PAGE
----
Getting Data In

How do I setup Splunk to index log4j with org.apache.log4j.RollingFileAppender

Path Finder

We plan to use Splunk to keep log for several java application including web server like Tomcat. Those application are using log4j with org.apache.log4j.RollingFileAppender. The partial config will be like below:


That is when the server.log reaches 10MB, it will be renamed/rollover to server.log.1 and server.log.1 will be server.log.2 and so forth...

My questions:

  1. Is that correct to setup Splunk to monitor (set the file as an input) server.log only. No need to monitor server.log.n. Is that correct?
  2. How quick can Splunk react to a change of server.log For example, if my app server write lots of log (e.g., 10MB log is written in less than 2 second), can Splunk still read and capture my log just before my server.log rollover to server.log.1? If not, how should I setup Splunk?

Splunk Employee
Splunk Employee

You should monitor the whole set of server.log* files. There are some circumstances where you will lose events if you just monitor server.log. First is if Splunk happens to be down while a file rolls. There is also some possibility of losing a few events from the end of the file depending on exactly how the roll is done (via a rename and then creation of a new file, or a copy and truncate, or what), particularly if the file is not updated often enough for Splunk to keep an open file descriptor on it at the time it rolls, e.g., maybe it's only update every 60 seconds.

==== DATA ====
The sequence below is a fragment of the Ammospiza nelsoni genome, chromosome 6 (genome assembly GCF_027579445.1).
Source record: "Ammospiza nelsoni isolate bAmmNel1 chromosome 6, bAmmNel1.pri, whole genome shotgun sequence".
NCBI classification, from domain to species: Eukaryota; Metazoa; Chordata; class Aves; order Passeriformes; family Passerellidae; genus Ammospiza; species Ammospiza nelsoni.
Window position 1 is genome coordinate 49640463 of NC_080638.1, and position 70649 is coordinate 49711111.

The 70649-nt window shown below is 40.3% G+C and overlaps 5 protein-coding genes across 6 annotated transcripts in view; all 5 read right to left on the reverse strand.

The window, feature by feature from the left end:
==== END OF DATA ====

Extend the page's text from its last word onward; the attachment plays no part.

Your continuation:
The cost is that the monitoring processor has to track more files, but this is not a very big problem in version 4.1+, and with only 20 files, this is fine in older versions too (though you might want to raise the max_fd in those versions).

Super Champion

Let me throw in one more scenario, say server.log rotates to server.log.n+1 at the same time as when splunkd is down due to a configuration change.

In general, Splunk does a really good job a keeping up with log files but there are a few scenarios that just aren't covered. And since splunk automatically recognizes rotated log files (and therefore will only indexed the previously unread portions of the log file), to me it can make sense to monitor all of the log files at once. Especially, in scenarios where you can't afford to drop and events.

Also, I don't like seeing multiple sources in this kind of scenario (e.g. server.log.1, server.log.2, ... server.log.N) when they are all originally from a single log file, so I use a transformer to renaming them back to the original server.log name.

Here is an example set of configs:

Example inputs.conf:

sourcetype = java_app_server

Example props.conf:

TRANSFORMS-rename_source = drop_trailing_digit

Example transforms.conf:

DEST_KEY   = MetaData:Source
SOURCE_KEY = MetaData:Source
REGEX    = source::(.*)[-._]\d+$
FORMAT   = source::$1

I've found this kind of setup to work well. Anyone know of a reason why not to monitor all the rotated log files too? I know there are some advantages to monitoring a single file vs a directory like this, but I've never observed any performance impact from it.

For anyone interested, there are some additional source renaming examples here:

Splunk Employee
Splunk Employee

Hi Alan,

I may be able to answer question 1 but question 2 is definitely worth investigating.

IMHO, you only need to monitor server.log

This is because when log4j detects that server.log reaches 10MB it will rollover and write its content to a new file, namely server.log.n, and then clears itself to append new output stream (which the other log file would become server.log.n+1).


Splunk Employee
Splunk Employee

You should monitor all the logs, server.log*. There are only 20 files, so it's not much more work. Please see my answer for why.

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